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Roger De Hoveden
The Annals vol.2., From A.D. 1180 To A.D. 1201.


Sir John Froissart's Chronicles of England, France, Spain and the Ajoining Countries from the latter part of the reign of Edward II to the coronation of Henry IV in 12 volumes 

Chronicles of Enguerrand De Monstrelet (Sir John Froissart's Chronicles continuation) in 13 volumes 

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Roger De Hoveden
The Annals vol.2., From A.D. 1180 To A.D. 1201.
page 21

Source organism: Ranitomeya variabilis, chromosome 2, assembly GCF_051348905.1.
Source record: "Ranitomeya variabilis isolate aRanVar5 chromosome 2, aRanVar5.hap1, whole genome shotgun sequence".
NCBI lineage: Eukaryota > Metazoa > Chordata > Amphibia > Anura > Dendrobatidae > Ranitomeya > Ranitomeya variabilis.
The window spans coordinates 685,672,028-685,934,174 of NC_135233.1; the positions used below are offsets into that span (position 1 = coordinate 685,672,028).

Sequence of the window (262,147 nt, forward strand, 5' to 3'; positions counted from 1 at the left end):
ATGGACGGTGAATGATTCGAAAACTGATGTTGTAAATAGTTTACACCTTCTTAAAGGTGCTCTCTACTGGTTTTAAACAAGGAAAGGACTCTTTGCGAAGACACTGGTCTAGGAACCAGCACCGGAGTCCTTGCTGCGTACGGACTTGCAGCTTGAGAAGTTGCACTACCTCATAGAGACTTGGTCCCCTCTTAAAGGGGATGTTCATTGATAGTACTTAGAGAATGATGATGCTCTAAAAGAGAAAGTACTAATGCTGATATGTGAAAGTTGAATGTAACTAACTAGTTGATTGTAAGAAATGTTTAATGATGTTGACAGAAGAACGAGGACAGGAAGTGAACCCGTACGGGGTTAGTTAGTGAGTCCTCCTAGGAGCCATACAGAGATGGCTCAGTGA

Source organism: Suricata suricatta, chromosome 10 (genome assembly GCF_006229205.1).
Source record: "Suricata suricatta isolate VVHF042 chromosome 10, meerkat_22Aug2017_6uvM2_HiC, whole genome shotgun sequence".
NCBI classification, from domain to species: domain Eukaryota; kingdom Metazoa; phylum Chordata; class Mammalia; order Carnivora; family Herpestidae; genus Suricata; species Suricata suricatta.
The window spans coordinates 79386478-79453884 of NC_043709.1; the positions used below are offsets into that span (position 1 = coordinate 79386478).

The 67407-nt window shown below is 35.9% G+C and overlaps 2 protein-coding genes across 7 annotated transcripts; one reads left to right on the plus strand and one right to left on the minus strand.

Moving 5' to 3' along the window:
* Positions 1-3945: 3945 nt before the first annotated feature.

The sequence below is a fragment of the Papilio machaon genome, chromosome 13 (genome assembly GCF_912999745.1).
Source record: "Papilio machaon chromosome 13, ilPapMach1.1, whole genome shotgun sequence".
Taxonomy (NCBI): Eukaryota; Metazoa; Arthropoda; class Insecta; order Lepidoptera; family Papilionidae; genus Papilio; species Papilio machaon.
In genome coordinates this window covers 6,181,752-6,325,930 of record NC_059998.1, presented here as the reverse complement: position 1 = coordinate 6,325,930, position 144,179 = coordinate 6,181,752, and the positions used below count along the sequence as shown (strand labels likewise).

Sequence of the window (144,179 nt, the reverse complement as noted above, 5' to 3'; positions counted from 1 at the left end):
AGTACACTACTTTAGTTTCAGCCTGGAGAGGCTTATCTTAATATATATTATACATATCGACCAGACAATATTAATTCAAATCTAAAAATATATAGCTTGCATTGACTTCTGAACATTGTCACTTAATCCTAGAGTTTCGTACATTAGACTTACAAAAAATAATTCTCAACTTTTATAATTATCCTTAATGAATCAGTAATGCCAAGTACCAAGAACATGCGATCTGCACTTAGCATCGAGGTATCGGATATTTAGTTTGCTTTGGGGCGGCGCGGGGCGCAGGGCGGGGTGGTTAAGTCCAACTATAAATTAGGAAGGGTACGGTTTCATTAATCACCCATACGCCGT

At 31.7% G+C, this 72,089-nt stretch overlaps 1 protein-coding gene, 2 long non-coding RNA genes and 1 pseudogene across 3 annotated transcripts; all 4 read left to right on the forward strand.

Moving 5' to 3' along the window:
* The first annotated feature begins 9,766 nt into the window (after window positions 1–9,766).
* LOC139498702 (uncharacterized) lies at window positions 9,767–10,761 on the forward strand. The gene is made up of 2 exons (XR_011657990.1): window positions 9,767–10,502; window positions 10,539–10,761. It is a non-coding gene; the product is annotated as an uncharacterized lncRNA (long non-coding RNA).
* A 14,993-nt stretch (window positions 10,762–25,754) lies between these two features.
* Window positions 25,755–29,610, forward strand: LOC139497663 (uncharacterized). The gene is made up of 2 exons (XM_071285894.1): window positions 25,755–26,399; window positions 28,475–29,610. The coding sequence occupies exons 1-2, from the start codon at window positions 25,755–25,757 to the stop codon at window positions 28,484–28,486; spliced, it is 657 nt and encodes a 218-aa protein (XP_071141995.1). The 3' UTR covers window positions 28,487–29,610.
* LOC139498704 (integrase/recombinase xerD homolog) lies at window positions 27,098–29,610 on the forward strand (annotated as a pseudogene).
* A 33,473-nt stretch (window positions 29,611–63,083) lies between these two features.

and to his chaplain, and to Eustace, the abbat of Flaye, and they shall remove the thorns and briars from out of thy path, and, unless thou shalt make haste, thou shalt die." After the third warning, therefore, the said Walter came to the before-named archbishop of Eouen, and to his chaplain, and to abbat Eustace ; and whereas, the archbishop and his chaplain, being worn out with sickness and old age, could not attend to the matter, they deputed the abbat of Elaye to act in their behalves ; on which, he with his servant went to the king, and the servant related to the king his vision and the accompanying threats ; but the king, not being able to understand any part thereof, and there being no one to interpret the vision to him, paid no attention whatever to it ; and, shortly after, his son king Henry died, and then his son Geoffrey, earl of Brittany. About the time at which this vision took place many of the Manichœan heretics25 were burned in many places throughout the kingdom of Prance, a thing that the king would in nowise allow in his territories, although there were great numbers of them. In the year of grace 1183, being the twenty-ninth year of the reign of king Henry, son of the empress Matilda, the said king of England was at Caen, in Normandy, on the day of the Nativity of our Lord; the [young] king also, and Bichard and Geoffrey, his sons, and Henry, duke of Saxony, and his wife, together with their sons and daughters, and a large retinue, together with Bichard, archbishop of Canterbury, and John Cumin, archbishop of Dublin, and many bishops, earls, and barons were there with him. After the Nativity of our Lord, the king ordered the king, his son, to receive homage from Bichard, earl of Poitou, and from Geoffrey, earl of Brittany, his brothers ; on which, in obedience to his father, he received the homage of his brother Geoffrey, and was willing to receive it from his brother Bichard, but Bichard refused to do homage to him ; and afterwards, when Bichard offered to do homage to him, the king, the son, refused to receive it. Bichard, feeling greatly indignant at this, withdrew from the court of the king, his father, and going to Poitou, his own territory, built there some new castles and fortified the old ones. At the request of such of the earls and barons of Poitou as 5 5 " Publicani." Under this name the Albigenses, who were said to be Mauichrcans, are alluded to.

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